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Pembrokeshire County Council failed to deal with a mother’s complaint about the sexual assault of her daughter properly the Public Services Ombudsman has ruled, with an offer of compensation rejected.

A report to governance and audit committee next week outlines the Ombudsman’s investigation and ruling in the case of ‘Mrs A’ and her daughter ‘B’ after a complaint was made in 2019 that the council failed to safeguard B in line with its statutory duty.

The complaint added that there was a failure to consider whether to review/monitor the school’s response to safeguard B and failed to consider whether to review/monitor the school’s handling of Mrs A’s complaint and that the authority’s complains process was not followed in an appropriate and timely manner.

A number of elements of the complaint were upheld by the Ombudsman and the failings were found to have caused “significant stress, distress and inconvenience, what was an injustice to them.”

The investigation did not uphold one aspect, finding that there was “nothing more that social services could have done to assist the school in safeguarding B once its duty had ended and the responsibility had been passed to the school to monitor the situation.”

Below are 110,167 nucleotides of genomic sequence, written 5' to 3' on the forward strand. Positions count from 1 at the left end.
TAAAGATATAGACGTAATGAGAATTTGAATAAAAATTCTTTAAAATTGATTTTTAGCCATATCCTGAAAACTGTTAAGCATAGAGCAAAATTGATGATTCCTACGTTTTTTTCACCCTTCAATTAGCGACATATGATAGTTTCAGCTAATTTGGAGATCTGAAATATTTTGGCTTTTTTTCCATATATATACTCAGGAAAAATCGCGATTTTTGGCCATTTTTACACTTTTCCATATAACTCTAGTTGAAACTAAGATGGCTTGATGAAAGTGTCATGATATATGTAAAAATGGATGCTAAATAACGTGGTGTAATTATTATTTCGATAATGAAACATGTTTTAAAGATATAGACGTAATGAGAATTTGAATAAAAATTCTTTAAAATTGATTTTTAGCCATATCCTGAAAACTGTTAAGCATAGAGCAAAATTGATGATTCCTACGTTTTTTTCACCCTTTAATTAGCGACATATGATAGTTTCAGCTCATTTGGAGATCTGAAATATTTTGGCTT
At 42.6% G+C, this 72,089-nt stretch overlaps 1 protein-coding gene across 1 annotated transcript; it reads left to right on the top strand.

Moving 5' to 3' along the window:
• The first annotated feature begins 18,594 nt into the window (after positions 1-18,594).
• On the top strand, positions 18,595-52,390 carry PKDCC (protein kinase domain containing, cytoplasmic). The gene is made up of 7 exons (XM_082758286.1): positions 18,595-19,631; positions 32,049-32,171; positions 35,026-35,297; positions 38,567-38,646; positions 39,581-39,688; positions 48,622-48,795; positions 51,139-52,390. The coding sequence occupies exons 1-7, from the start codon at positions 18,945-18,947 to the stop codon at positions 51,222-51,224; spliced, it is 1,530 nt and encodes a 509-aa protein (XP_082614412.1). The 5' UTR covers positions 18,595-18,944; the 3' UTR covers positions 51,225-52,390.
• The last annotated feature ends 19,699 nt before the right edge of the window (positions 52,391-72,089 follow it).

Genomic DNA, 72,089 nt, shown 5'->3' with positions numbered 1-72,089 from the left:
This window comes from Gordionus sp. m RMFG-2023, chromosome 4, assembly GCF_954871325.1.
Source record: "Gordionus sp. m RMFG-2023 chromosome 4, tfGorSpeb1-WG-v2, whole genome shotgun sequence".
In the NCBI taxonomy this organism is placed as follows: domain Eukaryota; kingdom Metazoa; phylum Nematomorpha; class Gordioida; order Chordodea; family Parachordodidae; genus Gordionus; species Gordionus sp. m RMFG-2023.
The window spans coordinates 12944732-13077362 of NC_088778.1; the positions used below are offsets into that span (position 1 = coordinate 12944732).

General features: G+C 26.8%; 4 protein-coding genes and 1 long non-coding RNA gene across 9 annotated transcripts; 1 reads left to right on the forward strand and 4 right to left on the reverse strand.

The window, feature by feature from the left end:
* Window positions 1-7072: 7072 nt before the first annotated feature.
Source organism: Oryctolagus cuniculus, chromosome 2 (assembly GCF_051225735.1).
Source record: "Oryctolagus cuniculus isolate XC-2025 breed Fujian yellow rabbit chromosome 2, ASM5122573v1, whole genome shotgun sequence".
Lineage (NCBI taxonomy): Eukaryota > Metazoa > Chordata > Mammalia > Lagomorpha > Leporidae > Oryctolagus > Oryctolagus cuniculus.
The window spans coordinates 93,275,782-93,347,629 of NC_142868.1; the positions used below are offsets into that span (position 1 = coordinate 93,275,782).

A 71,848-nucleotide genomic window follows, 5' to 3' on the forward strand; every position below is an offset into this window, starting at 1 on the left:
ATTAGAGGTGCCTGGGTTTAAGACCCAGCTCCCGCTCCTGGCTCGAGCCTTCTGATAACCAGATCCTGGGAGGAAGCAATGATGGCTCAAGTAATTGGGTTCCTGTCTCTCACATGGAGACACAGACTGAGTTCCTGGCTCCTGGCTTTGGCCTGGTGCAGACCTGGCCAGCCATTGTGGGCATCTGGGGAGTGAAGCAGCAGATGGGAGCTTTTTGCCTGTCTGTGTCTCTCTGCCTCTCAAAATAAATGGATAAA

The Ombudsman found there was a failure to communicate and share information with Mrs A and B in relation to council statutory duties, enquiry outcomes not provided in a timely manner and also “maladministration” when the council failed to consider whether to review/monitor the school’s handling of the complaint and was unable to provide copies of review administration.

“The investigation found that there were missed opportunities to signpost Mrs A to the Complaints Officer and she was never formally advised, or provided any written documentation about, how to make a complaint. This failing caused Mrs A an injustice as she was unable to escalate her complaint in a timely manner. Her complaints were not promptly investigated, and this caused significant stress and inconvenience to Mrs A as she continued to pursue her complaints over subsequent months/years,” the report published in October adds.

The council has formally apologised to the mother and daughter, with offers of £500 compensation each for the distress, and £250 for Mrs A for not handling the complaint appropriately, rejected as they are seeking further advice.

Pembrokeshire County Council has developed an action plan to ensure that “learning is captured and service improvements are implemented in a timely manner,” and this will also be discussed by the committee on November 30.

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